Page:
BACKGROUND: Premenstrual dysphoric disorder (PMDD) is a prevalent disorder in the spectrum of affective illness, and is associated with significant morbidity. The neurobiology of this underdiagnosed and undertreated illness is poorly understood. A functional magnetic resonance imaging (fMRI) probe of fronto-limbic function was used to advance understanding of PMDD pathophysiology. METHODS: We applied BOLD fMRI and Statistical Parametric Mapping to study neural response to emotional words in the context of an emotional Go/NoGo inhibitory control task. We examined alterations in this response across the menstrual cycle, in the premenstrual (late luteal) phase and the postmenstrual (late follicular) phase. RESULTS: In the premenstrual (vs. postmenstrual) phase, PMDD subjects, compared with asymptomatic subjects, showed an increased amygdala response to negative vs. neutral stimuli, and a decreased ventral striatum response to positive vs. neutral stimuli. PMDD subjects failed to show the asymptomatic subjects' patterns of increased medial and decreased lateral orbitofrontal cortex (OFC) response to negative vs. neutral stimuli in the premenstrual vs. postmenstrual phase. This decreased premenstrual medial OFC response to negative stimuli in PMDD subjects was further enhanced in the context of behavioral inhibition. LIMITATIONS: Further studies with larger numbers of subjects are needed. CONCLUSIONS: The results support a neurobiological model of enhanced negative emotional processing, diminished positive emotional processing, and diminished top-down control of limbic activity in PMDD during the premenstrual phase. These findings provide a basis for a neurocircuitry model of PMDD, and have implications for studies of mood/emotional regulation across the human menstrual cycle in health and disease.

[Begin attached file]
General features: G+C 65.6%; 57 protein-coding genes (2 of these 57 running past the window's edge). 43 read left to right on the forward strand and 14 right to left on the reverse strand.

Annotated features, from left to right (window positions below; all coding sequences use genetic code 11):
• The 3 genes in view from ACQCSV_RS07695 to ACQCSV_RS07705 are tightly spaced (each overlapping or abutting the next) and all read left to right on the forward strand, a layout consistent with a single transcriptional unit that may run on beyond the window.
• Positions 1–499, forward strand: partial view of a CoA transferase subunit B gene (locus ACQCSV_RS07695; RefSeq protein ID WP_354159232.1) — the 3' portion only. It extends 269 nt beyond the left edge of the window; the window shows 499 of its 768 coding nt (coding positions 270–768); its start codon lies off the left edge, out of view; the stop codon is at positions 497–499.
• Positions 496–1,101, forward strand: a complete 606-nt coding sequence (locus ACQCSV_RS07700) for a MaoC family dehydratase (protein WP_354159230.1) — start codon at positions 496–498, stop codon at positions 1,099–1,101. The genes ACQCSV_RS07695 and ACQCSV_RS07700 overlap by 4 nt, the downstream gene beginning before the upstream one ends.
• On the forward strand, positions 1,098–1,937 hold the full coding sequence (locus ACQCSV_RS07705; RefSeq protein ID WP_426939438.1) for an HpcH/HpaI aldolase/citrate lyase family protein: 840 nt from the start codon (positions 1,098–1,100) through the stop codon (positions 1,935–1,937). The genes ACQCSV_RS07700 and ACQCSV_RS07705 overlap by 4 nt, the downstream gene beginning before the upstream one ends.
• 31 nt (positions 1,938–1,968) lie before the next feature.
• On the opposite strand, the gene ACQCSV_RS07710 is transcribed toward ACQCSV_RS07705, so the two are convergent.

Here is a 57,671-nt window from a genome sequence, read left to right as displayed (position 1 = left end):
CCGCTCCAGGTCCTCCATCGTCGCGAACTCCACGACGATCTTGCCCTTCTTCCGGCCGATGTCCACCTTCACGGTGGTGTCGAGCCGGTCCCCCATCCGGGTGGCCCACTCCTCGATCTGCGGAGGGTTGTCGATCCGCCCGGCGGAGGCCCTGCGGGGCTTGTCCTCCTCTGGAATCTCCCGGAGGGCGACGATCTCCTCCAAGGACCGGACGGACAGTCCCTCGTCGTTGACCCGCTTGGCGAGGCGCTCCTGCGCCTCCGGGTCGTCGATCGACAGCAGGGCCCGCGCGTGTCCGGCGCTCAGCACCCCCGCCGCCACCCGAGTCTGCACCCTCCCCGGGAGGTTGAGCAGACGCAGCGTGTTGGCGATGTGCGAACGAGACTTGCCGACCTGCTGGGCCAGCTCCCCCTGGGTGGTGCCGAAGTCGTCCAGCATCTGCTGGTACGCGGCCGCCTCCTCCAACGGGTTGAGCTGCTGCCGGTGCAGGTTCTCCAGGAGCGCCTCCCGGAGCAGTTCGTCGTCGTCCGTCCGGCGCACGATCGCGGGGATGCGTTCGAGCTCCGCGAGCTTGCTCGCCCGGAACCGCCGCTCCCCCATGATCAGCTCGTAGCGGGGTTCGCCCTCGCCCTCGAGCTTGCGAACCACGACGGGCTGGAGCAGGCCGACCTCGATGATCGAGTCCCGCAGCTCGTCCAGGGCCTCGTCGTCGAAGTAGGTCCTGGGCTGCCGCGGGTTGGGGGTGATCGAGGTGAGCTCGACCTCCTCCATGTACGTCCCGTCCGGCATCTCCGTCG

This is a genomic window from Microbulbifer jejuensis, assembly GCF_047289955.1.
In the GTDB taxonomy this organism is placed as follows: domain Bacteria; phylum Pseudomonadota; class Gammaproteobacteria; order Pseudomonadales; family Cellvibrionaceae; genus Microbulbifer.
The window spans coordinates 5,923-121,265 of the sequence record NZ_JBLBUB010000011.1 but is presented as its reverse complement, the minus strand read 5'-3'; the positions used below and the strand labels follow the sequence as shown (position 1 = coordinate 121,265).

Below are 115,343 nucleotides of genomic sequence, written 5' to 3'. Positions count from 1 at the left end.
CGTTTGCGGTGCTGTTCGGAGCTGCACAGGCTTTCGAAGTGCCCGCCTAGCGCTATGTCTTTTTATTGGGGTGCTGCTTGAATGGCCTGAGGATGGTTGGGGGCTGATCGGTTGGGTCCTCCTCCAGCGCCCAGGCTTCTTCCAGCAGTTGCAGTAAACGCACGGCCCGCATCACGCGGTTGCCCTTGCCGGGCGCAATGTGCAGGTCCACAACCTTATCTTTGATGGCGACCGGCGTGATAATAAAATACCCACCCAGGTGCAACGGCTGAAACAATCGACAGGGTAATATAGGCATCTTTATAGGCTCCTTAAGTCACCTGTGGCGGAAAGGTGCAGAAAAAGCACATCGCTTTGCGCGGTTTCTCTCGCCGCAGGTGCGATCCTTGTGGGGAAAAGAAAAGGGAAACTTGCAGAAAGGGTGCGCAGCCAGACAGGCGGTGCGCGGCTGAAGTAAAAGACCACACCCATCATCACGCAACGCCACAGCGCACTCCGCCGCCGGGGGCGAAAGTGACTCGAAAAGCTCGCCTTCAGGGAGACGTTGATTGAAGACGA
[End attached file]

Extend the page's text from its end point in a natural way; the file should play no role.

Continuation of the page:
Hippocampal structural changes across the menstrual cycle
Magnetic resonance imaging (MRI) in association with Jacobian-modulated voxel-based morphometry (VBM) was used to test for regional variation in gray matter over the menstrual cycle. T1-weighted anatomical images were acquired using a spoiled gradient recalled acquisition sequence in 21 women. Each subject was scanned twice: once during the postmenstrual late-follicular phase (Days 10-12 after onset of menses), and once during the premenstrual late-luteal phase (1-5 days before the onset of menses). Gray matter was relatively increased in the right anterior hippocampus and relatively decreased in the right dorsal basal ganglia (globus pallidus/putamen) in the postmenstrual phase. Verbal declarative memory was increased in the postmenstrual vs. premenstrual phase. This first report of human brain structural plasticity associated with the endogenous menstrual cycle extends well-established animal findings of hormone-mediated hippocampal plasticity to humans, and has implications for understanding alterations in cognition and behavior across the menstrual cycle
Human fear-related motor neurocircuitry
Using functional magnetic resonance imaging and an experimental paradigm of instructed fear, we observed a striking pattern of decreased activity in primary motor cortex with increased activity in dorsal basal ganglia during anticipation of aversive electrodermal stimulation in 42 healthy participants. We interpret this pattern of activity in motor neurocircuitry in response to cognitively-induced fear in relation to evolutionarily-conserved responses to threat that may be relevant to understanding normal and pathological fear in humans
Neural dysfunction in postpartum depression: an fMRI pilot study